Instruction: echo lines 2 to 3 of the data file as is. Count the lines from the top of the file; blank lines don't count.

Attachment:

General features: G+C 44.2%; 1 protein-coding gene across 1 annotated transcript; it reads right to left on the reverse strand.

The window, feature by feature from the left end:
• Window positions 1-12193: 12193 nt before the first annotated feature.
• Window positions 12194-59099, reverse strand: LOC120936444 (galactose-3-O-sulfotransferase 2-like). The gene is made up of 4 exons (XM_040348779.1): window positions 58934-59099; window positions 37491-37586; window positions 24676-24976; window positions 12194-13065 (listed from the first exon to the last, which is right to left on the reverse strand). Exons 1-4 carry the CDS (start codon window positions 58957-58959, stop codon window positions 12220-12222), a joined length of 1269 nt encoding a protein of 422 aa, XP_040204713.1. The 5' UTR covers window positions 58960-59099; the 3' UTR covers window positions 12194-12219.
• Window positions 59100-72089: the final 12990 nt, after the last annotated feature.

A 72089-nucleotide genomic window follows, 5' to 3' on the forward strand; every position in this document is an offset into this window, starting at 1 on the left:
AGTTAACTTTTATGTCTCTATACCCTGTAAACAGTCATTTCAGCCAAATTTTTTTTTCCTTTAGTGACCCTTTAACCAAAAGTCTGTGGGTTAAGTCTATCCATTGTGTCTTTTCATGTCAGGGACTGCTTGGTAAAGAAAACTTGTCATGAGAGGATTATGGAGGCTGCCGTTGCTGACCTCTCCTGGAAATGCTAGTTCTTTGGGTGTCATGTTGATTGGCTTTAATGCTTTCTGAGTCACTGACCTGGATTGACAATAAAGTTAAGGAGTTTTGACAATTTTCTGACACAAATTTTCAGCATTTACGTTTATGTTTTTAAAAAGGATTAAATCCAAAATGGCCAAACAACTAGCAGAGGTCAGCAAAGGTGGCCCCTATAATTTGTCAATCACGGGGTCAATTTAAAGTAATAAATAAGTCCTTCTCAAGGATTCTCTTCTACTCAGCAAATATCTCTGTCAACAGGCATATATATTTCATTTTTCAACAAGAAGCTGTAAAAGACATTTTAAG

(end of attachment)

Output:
The window, feature by feature from the left end:
• Window positions 1-12193: 12193 nt before the first annotated feature.